Commun. Comput. Phys., 10 (2011), pp. 32-56.


An Interface-Fitted Finite Element Level Set Method with Application to Solidification and Solvation

Bo Li 1*, John Shopple 2

1 Department of Mathematics and the NSF Center for Theoretical Biological Physics, University of California, San Diego, 9500 Gilman Drive, Mail code: 0112. La Jolla, CA 92093-0112, USA.
2 Department of Mathematics, University of California, San Diego, 9500 Gilman Drive, Mail code: 0112. La Jolla, CA 92093-0112, USA.

Received 23 May 2009; Accepted (in revised version) 24 September 2009
Available online 7 February 2011
doi:10.4208/cicp.230510.240910a

Abstract

A new finite element level set method is developed to simulate the interface motion. The normal velocity of the moving interface can depend on both the local geometry, such as the curvature, and the external force such as that due to the flux from both sides of the interface of a material whose concentration is governed by a diffusion equation. The key idea of the method is to use an interface-fitted finite element mesh. Such an approximation of the interface allows an accurate calculation of the solution to the diffusion equation. The interface-fitted mesh is constructed from a base mesh, a uniform finite element mesh, at each time step to explicitly locate the interface and separate regions defined by the interface. Several new level set techniques are developed in the framework of finite element methods. These include a simple finite element method for approximating the curvature, a new method for the extension of normal velocity, and a finite element least-squares method for the reinitialization of level set functions. Application of the method to the classical solidification problem captures the dendrites. The method is also applied to the molecular solvation to determine optimal solute-solvent interfaces of solvation systems.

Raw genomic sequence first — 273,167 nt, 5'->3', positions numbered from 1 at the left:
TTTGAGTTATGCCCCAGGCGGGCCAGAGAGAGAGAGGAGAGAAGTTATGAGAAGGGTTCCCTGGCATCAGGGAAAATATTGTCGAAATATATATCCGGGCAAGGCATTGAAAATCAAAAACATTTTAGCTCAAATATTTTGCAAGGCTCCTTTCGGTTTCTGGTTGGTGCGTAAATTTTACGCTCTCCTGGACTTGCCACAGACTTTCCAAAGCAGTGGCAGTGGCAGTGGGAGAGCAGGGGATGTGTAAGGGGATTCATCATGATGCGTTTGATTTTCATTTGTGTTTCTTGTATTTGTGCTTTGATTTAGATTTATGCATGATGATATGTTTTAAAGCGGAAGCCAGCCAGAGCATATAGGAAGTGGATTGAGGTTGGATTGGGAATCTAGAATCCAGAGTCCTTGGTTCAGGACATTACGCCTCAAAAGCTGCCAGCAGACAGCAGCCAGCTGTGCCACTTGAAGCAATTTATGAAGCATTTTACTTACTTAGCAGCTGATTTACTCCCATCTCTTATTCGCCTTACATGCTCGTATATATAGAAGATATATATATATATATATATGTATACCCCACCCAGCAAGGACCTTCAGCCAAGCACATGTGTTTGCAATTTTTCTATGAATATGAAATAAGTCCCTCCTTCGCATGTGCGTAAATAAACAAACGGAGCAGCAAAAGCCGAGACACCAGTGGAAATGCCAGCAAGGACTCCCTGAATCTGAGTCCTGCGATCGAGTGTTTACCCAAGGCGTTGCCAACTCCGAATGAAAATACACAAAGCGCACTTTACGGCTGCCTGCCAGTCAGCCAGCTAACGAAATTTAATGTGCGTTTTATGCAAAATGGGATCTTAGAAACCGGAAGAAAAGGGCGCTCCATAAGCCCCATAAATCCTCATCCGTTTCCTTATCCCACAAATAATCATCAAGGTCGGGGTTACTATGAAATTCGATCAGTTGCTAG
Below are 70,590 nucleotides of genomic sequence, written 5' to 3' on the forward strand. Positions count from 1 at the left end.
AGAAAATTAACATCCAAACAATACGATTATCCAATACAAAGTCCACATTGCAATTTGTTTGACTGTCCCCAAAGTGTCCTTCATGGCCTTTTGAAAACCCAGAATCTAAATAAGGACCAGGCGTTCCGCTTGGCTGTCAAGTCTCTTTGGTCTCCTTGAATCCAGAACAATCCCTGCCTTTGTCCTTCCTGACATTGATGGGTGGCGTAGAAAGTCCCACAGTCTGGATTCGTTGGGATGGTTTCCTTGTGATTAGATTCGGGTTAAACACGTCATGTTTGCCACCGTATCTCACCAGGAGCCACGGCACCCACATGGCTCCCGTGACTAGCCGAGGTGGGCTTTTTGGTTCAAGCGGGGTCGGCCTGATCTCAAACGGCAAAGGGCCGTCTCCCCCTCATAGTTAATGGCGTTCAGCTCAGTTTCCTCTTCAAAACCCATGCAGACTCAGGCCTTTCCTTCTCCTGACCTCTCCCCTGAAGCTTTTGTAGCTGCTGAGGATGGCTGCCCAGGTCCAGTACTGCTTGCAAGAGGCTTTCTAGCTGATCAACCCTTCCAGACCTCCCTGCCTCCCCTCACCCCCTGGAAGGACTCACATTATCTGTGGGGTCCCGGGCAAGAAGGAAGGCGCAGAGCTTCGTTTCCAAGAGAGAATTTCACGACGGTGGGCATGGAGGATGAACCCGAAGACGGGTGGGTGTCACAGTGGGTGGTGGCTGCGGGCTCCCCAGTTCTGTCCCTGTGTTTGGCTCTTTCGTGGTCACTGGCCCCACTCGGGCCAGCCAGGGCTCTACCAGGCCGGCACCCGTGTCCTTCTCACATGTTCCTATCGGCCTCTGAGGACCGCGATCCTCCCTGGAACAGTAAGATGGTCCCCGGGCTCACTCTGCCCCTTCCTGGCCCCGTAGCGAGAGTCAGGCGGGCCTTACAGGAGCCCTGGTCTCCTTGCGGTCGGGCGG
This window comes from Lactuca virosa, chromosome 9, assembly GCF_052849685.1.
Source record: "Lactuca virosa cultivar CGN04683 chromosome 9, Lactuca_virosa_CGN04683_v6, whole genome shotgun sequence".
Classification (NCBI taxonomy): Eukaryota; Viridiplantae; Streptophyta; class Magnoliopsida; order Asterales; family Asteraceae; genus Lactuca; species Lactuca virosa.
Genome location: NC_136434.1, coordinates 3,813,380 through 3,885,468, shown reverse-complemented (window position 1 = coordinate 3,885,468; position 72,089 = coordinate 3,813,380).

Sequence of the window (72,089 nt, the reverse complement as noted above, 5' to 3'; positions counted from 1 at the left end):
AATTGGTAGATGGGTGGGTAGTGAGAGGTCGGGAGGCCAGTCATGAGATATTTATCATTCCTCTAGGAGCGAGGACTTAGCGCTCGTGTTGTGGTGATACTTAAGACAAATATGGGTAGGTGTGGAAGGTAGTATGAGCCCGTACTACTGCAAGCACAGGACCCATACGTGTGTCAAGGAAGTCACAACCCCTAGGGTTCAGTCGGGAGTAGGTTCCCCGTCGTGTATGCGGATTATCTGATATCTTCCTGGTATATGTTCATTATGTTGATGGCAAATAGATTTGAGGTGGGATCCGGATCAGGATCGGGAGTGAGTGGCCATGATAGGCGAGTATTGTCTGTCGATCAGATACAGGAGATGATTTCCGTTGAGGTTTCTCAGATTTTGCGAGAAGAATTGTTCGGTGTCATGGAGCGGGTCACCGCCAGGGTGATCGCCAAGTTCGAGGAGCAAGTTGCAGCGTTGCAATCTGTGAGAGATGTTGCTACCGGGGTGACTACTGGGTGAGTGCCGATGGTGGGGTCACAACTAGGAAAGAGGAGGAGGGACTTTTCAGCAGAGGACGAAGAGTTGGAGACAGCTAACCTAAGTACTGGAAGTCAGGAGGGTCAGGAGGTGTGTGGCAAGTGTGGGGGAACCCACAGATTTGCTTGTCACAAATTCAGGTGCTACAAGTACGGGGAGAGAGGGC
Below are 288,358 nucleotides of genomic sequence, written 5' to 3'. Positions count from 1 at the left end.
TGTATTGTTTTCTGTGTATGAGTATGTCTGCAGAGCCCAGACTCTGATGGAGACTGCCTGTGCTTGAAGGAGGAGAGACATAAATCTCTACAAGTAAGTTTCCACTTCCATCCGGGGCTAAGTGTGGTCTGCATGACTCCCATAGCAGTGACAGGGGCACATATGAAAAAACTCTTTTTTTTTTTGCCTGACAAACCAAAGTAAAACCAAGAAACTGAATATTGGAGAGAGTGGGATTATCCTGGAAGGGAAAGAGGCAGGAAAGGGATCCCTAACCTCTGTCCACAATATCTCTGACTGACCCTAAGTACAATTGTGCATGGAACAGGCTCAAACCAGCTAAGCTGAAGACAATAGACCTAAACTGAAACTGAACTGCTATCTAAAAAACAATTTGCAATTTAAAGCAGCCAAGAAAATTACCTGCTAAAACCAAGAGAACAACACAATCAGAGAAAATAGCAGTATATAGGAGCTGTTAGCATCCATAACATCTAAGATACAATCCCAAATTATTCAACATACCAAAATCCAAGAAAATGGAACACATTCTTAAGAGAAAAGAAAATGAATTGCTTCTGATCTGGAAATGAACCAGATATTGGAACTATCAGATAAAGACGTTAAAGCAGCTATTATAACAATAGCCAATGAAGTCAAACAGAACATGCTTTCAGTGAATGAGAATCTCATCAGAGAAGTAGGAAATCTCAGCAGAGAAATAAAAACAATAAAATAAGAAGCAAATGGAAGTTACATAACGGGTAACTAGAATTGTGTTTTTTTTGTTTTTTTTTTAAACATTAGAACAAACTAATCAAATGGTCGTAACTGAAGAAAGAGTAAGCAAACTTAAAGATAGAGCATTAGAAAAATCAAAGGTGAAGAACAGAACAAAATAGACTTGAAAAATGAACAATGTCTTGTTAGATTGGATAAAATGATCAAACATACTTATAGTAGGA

AMS subject classifications: 65M

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Key words: Level set method, finite element, interface-fitted mesh, curvature approximation, velocity extension, reinitialization, solidification, dendrites, molecular solvation, variational implicit-solvent models.

*Corresponding author.
Email: bli@math.ucsd.edu (B. Li), jshopple@math.ucsd.edu (J. Shopple)
 

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